HOW TO EAT INCA BERRIES

Apart from their winning flavour, inca berries also have an extremely long shelf-life, staying fresh for up to 3 months from a September picking – making them the only fresh homegrown berry you can eat on your Christmas dinner table. They are also packed full of pectin, meaning a perfect set for jams & jellies everytime without the need to use fancy jam sugars or adding liquid pectin.

Delicious straight from the bush, simmered up in pies, tumbled into crumbles or even chopped into fruity salsas, the berries are as versatile as they are easy to grow. However above all else, this is my absolute favourite inca berry recipe – shamelessly adapted from a Beetonian classic.

BUTTERED INCA BERRY & PINEAPPLE JAM (Makes 1 jar) 

1) De husk 40 inca berries & slice them in half.

2) Pop all the sliced fruit into a pan with 100g caster sugar and 1/2 cup of pineapple juice & stir together. Bring to the boil and simmer over a medium heat for 15 minutes stirring occasionally.

3) After simmering for 15 minutes you will have a pan of softened fruit with wrinkly skins, floating in what looks like a disconcerting amount of syrupy liquid. Don’t panic, this will soon thicken during the next step. Blitz the whole lot up with a stick blender, or alternatively, mash them up with the back of a fork and whisk briskly to combine.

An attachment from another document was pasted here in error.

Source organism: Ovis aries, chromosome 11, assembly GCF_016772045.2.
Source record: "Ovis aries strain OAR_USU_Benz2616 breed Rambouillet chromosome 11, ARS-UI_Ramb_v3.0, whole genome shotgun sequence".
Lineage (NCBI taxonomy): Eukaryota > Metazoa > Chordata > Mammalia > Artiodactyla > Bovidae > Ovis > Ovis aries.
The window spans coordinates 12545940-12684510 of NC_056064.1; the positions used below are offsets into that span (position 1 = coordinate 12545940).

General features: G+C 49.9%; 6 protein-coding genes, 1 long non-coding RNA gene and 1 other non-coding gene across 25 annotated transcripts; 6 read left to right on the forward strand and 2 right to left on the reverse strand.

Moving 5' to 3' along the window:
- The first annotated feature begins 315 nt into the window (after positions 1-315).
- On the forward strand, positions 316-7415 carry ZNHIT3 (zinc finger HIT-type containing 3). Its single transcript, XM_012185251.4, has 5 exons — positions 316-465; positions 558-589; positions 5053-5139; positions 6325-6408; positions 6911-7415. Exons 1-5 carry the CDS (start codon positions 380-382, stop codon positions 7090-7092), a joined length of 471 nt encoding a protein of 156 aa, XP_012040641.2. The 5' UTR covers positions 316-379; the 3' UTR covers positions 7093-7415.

4) Stir in 1/2 tsp of butter until it melts and is entirely incorporated. This comparatively tiny amount of butter entirely transforms the flavour of the jam, turning it from fresh and fruity into something altogether more deep, rich & exotic.

5) Whilst still piping hot pour the mix into sterilised jars (just run ‘em through the dishwasher to do this) & seal the lids. The smoothie-like consistency will soon set on cooling.

For full instructions on how to grow, cook and eat Inca Berries check out pg 236 of my new book Homegrown Revolution!

 

Octoberslider

MY OCTOBER HARVEST

Posted on: October 29th, 2012 by James Wong 8 Comments